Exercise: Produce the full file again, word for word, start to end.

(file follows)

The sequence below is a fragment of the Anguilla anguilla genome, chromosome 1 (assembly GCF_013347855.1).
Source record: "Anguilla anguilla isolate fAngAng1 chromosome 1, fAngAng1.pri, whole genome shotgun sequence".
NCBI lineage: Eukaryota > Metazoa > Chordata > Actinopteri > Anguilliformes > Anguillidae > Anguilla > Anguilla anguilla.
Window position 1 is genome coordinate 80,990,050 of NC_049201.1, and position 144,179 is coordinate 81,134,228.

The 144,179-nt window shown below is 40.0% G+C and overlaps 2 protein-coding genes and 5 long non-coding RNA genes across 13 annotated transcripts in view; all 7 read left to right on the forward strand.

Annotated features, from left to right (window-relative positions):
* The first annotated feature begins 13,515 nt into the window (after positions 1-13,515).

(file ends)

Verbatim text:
The sequence below is a fragment of the Anguilla anguilla genome, chromosome 1 (assembly GCF_013347855.1).
Source record: "Anguilla anguilla isolate fAngAng1 chromosome 1, fAngAng1.pri, whole genome shotgun sequence".
NCBI lineage: Eukaryota > Metazoa > Chordata > Actinopteri > Anguilliformes > Anguillidae > Anguilla > Anguilla anguilla.
Window position 1 is genome coordinate 80,990,050 of NC_049201.1, and position 144,179 is coordinate 81,134,228.

The 144,179-nt window shown below is 40.0% G+C and overlaps 2 protein-coding genes and 5 long non-coding RNA genes across 13 annotated transcripts in view; all 7 read left to right on the forward strand.

Annotated features, from left to right (window-relative positions):
* The first annotated feature begins 13,515 nt into the window (after positions 1-13,515).